The snowpack continues to melt slowly each day. Night-time temperatures are the key right now, with below freezing temps allowing the snowpack to maintain a little bit of strength. This strength will be lost (and avalanche danger may increase significantly) if we get nights without freezing temperatures. For today, we don’t expect a significant change from conditions over the last week.
Wet loose avalanches have been noted in our zone recently. The West face of Pyramid peak had a couple of lobes of wet loose snow travel the full length of the face sometime in the last 2 days. This kind of avalanche activity is very unlikely in the morning when temperatures are colder, and increases in probability as the day gets warmer and the snow gets softer.
Cornice fall will also become more dangerous late in the day as warming increases the possibility for spontaneous or human triggered cornices.
The snowpack is very close to an “isothermal” state. This is the point where all layers in the snowpack are the same temperature – 32 degrees. Clues we monitor to gage the strength of the snowpack at this point include – natural avalanche activity, boot or ski penetration, “wetness” of the snowpack, and free water being released from the snowpack. If these factors get significantly worse, then the backcountry could become dangerous.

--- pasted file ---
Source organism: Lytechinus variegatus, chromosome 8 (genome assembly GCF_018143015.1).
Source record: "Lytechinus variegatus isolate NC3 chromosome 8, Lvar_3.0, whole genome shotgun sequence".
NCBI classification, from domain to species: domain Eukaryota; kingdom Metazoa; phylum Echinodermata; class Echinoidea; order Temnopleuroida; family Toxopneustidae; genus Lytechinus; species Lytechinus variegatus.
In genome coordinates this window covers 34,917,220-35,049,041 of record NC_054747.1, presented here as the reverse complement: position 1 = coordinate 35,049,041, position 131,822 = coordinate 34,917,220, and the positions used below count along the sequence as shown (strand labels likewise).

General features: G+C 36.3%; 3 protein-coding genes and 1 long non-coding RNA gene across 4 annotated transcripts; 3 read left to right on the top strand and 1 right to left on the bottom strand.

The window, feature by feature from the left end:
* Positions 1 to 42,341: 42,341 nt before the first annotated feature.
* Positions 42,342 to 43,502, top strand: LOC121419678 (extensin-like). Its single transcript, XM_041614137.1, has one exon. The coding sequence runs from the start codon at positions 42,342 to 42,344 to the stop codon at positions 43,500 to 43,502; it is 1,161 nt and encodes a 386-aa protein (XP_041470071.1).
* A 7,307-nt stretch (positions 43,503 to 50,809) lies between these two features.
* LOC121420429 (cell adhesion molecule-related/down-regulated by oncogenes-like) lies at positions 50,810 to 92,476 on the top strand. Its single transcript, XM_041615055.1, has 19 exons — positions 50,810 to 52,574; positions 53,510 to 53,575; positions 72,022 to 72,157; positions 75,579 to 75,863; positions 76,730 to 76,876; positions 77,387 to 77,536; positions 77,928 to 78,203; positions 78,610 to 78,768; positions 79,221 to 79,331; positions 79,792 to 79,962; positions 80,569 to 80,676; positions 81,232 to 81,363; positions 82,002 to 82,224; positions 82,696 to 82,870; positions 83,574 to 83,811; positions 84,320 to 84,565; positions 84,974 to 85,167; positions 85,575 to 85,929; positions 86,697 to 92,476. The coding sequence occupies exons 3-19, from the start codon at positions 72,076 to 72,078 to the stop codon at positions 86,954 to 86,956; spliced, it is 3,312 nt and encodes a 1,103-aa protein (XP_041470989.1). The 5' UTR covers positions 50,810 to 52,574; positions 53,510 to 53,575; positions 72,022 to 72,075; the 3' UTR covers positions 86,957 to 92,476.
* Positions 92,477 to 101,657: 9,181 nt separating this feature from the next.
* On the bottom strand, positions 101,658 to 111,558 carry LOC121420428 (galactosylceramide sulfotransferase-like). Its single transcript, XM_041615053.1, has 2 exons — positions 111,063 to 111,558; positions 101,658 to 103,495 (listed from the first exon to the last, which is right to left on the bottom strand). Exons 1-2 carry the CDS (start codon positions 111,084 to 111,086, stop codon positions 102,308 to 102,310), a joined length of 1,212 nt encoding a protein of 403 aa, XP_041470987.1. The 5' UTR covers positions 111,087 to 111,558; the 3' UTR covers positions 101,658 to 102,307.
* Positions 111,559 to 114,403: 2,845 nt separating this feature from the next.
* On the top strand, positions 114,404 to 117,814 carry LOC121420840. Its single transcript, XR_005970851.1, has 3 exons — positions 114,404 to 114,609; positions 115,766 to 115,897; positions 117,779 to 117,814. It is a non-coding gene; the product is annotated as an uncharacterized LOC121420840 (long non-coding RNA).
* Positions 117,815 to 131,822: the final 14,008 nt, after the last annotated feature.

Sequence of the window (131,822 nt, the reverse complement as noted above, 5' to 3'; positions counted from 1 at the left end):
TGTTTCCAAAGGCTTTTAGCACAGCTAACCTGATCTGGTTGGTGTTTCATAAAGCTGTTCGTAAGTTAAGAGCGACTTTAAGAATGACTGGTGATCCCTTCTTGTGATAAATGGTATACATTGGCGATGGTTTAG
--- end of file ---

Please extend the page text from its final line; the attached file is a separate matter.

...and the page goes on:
With no precipitation to speak of in several days, temperature is the most significant meteorological factor. At mid elevations, temperatures are reaching the mid 40s during the peak of the day. Overnight we had cooling down to below freezing.
Sunburst (3,812′) 25 34.9
Seattle (2,400′) 27.4 34.5
Center Ridge (1,880′) 28.9 48.7
Our recent stretch of sunny and warm days looks to be coming to a close today. Clouds will be moving in this afternoon with a chance of rain over the next few days. Wind will increase tonight, with a Southeast flow to 16-25mph at the ridgetops.
|01/20/21||Turnagain||Observation: Sunburst||Johnston-Bloom / Roberts Forecaster|
|01/19/21||Turnagain||Avalanche: Cornbiscuit||Schauer/ Johnston-Bloom Forecaster|
|01/19/21||Turnagain||Avalanche: Sunburst and Tincan||CNFAIC Staff|
|01/19/21||Turnagain||Avalanche: Seattle Ridge||CNFAIC Staff|
|01/19/21||Turnagain||Avalanche: Tincan 2900′ SW aspect below Hippy Bowl.||Kris Marshall|
|01/18/21||Turnagain||Observation: Turnagain Pass Road Obs.||A Schauer Forecaster|
|01/16/21||Turnagain||Avalanche: Tincan Trees||A Schauer Forecaster|
|01/15/21||Turnagain||Observation: Sunburst||Schauer/ Wunnicke Forecaster|
|01/13/21||Turnagain||Observation: Tincan||Johnston-Bloom / Moderow Forecaster|
|01/13/21||Turnagain||Observation: Center Ridge Meadows||Alaska Avalanche School Rec Level 1 Roberts|
Status of riding areas across the Chugach NF is managed by the Glacier and Seward Ranger Districts, not avalanche center staff. Riding area information is posted as a public service to our users and updated based on snow depth and snow density to prevent resource damage at trailhead locations. Riding area questions contact: firstname.lastname@example.org
|Area||Status||Weather & Riding Conditions|
This is a general backcountry avalanche advisory issued for Turnagain Arm with Turnagain Pass as the core advisory area. This advisory does not apply to highways, railroads or operating ski areas.